Ansible is an open source automation tool used to configure servers, install software and perform a wide variety of IT tasks from one central location. It is a one-to-many agentless mechanism where all instructions are run from a control machine that communicates with remote clients over SSH (although other protocols are also supported).

Though targeted for system administrators with privileged access who routinely perform tasks such as installing and configuring applications, Ansible can also be used by non-privileged users. For example, a database administrator (using the mysql account) could use Ansible to create MySQL databases, add users and define access level controls to databases.

Let’s go over a very simple scenario where a system administrator provisions 100 servers each day and must run a series of commands on each one before handing it off to users. So you run a series of commands that look like this:

$ groupadd admin
$ useradd -c “Sys Admin” -g admin -m sysman
$ mkdir /opt/tools
$ chmod 755 /opt/tools
$ chown sysman /opt/tools
$ yum -y install httpd
$ yum -y update
$ systemctl enable httpd
$ systemctl start httpd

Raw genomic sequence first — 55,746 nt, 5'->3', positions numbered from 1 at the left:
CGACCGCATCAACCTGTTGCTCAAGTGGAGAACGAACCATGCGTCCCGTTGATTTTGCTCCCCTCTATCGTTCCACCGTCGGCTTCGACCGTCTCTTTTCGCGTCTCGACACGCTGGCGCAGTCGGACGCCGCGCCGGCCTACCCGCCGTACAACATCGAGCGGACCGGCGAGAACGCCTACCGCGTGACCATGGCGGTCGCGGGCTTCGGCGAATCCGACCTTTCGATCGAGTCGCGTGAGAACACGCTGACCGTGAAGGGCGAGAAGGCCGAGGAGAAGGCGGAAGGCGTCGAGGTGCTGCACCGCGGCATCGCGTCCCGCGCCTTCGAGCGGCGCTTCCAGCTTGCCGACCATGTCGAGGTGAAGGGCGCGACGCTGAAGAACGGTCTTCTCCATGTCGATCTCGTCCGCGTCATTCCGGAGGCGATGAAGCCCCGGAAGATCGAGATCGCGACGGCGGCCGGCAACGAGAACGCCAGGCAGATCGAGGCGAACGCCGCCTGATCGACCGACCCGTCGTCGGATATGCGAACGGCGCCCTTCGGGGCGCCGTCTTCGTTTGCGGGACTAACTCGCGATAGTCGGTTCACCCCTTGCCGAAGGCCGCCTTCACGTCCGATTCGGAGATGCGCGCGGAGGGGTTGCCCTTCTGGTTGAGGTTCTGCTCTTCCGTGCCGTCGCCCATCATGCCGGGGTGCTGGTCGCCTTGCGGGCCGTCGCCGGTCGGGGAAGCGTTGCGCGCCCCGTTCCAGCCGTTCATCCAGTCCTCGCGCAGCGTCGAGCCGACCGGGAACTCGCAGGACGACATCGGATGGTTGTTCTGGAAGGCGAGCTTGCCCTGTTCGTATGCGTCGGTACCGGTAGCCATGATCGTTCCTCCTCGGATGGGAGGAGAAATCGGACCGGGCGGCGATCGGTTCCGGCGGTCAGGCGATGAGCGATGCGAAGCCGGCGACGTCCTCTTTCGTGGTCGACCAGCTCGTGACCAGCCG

$ rm /etc/motd

These commands can be placed in an Ansible "playbook" and executed against your 100 servers in one shot:

- name: daily tasks
  hosts: my_100_daily_servers
  - group: name=admin state=present
  - user: name=sysman comment="Sys Admin" group=admin
  - file: path=/opt/tools state=directory owner=sysman mode=0755
  - yum: name=httpd state=latest
  - yum: name=* state=latest
  - service: name=httpd state=started enabled=yes
  - file: path=/etc/motd state=absent

This example is very simple but should illustrate how easily commands can be specified in yaml files and executed against pre-defined servers. In a heterogeneous environment, conditional statements can be added so that certain commands are only executed in certain servers (i.e. “only execute yum commands in systems that are not Ubuntu or Debian”).

One powerful property of Ansible is that a playbook describes a desired state in a computer system, so a playbook can be run multiple times against a server without impacting its state. If a certain task has already been implemented (i.e. “user sysman already exists”) then it simply ignores it and moves on.

Over the next few weeks, I will publish a series of blogs with detailed examples of routine tasks that can be easily be implemented with Ansible, including tasks specific to Dell PowerEdge servers. Although Ansible is also supported on Windows using PowerShell, the blog series will focus exclusively on Linux. Towards the end of the series I will do a brief comparison with other popular configuration management tools such as Puppet and Chef.